Sporadic Losses vs Chronic Losses
History doesn’t always shows future
Repetitive or single and solitary?
Individually predictable or incidental?
Similar or different?
Inevitable or accidental?
– vital for your prevention policy –
Chronic Losses – Sporadic Losses
(at “weak components”)
1/3 of all Loss Events *
2/3 of all Loss Events *
|are being triggered
|by several different faults
working possibly just occasionally at the same moment
being frequently non-technical
to be defined by “Basic Risk Factor“
|are to be controlled
by eliminating these Basic Risk Factors
* These proportions are frequently to be found with plant defects in production plants.
The relation of the number of chronic to the number of sporadic defects depends on the following factors:
- With respect to the kinds of defects triggered by plant deterioration: When a plant handles much abrasive material (i.e. ores, sand, coal etc.) those short-life components in direct contact with this abrasive material will rather frequently wear out and thus push up the number of chronic defects. – Only these defects with their respective kinds of defects must be accepted.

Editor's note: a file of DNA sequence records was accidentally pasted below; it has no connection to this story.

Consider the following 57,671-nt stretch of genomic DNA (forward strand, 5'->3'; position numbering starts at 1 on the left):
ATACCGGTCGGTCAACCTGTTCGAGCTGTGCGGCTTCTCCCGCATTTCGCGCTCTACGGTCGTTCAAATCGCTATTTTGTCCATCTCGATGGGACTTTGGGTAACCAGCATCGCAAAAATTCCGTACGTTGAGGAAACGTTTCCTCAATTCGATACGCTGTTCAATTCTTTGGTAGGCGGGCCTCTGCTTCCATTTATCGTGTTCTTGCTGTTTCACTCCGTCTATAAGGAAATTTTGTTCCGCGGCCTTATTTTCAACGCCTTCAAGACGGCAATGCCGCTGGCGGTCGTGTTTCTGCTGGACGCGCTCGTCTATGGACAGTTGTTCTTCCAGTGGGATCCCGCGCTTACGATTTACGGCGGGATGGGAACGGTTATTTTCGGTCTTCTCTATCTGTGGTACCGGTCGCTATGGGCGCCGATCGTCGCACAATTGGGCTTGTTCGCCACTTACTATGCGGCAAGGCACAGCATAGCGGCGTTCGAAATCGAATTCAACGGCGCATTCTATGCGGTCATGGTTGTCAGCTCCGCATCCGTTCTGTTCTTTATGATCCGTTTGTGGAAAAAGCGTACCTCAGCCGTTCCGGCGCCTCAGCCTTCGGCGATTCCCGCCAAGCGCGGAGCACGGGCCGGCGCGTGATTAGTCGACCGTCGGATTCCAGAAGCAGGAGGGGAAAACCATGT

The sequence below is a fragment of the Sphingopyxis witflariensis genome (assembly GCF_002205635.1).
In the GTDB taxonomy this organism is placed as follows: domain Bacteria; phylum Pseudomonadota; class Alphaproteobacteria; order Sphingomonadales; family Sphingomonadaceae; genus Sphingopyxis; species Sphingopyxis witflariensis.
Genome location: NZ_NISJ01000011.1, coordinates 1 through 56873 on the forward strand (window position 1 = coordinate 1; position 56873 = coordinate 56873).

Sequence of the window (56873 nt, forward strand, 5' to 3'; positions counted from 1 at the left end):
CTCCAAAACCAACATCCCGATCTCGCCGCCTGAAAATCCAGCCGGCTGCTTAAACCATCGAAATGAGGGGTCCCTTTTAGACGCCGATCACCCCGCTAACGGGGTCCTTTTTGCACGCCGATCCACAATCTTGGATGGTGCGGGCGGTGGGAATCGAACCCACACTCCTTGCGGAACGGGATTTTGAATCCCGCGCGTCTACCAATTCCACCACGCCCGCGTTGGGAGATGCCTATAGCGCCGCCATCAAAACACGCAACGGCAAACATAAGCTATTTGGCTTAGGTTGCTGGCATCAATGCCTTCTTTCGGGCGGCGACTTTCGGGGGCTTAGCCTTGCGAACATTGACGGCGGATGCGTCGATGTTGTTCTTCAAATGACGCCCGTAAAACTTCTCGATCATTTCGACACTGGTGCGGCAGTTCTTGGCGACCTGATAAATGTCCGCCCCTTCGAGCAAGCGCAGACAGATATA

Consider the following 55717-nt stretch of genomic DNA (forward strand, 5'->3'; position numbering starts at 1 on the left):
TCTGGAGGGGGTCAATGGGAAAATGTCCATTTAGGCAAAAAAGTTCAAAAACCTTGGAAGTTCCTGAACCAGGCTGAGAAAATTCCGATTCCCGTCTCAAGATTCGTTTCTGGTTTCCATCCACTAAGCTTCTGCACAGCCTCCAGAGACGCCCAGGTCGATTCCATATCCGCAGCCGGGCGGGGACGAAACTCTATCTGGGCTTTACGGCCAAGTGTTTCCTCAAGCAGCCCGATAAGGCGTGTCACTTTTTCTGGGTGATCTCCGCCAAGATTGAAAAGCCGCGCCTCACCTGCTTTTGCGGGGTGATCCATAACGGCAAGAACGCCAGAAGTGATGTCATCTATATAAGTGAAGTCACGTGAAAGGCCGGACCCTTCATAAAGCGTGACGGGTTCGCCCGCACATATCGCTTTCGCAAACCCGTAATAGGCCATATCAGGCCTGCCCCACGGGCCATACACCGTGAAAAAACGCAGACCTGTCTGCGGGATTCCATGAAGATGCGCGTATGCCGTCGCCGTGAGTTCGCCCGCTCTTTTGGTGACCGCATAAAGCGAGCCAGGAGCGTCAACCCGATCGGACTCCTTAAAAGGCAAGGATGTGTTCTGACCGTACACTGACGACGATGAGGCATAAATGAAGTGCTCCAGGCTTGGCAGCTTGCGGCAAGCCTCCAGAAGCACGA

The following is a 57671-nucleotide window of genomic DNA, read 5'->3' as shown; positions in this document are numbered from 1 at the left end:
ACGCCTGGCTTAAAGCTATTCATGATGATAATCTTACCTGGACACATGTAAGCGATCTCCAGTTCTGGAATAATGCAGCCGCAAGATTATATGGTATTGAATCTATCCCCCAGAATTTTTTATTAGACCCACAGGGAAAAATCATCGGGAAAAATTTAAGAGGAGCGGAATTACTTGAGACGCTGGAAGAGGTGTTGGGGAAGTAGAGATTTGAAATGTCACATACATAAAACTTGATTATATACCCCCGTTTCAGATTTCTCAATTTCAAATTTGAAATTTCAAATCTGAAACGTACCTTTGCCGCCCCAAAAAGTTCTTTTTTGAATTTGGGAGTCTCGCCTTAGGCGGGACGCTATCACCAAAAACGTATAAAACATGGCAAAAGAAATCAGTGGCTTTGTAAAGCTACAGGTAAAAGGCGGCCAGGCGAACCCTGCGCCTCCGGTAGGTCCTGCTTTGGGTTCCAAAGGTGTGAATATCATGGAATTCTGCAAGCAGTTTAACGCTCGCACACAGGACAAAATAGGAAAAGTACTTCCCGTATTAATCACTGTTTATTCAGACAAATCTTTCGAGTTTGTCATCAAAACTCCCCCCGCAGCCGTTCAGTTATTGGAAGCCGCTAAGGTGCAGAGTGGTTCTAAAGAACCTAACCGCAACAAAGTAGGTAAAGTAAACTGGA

- All other kinds of defects (i.e. in-admissable defects, all interruptions and process failures (including those ones that are caused by admissable and in-admissable defects); Accidents, damage to the environment and the company’s image; quality defects and costumer’s complaints) might repetitively occur shortly after putting into operation of new plant or a new operation (“infant mortality”). However, within the very first years of operation their causes should have been eliminated; and then the proportion of chronic quality defects should definitely be less than a third.
How is the situation in your organization?
If you want to find out about the proportion of Chronic and Sporadic Losses, check the structure of quality defects.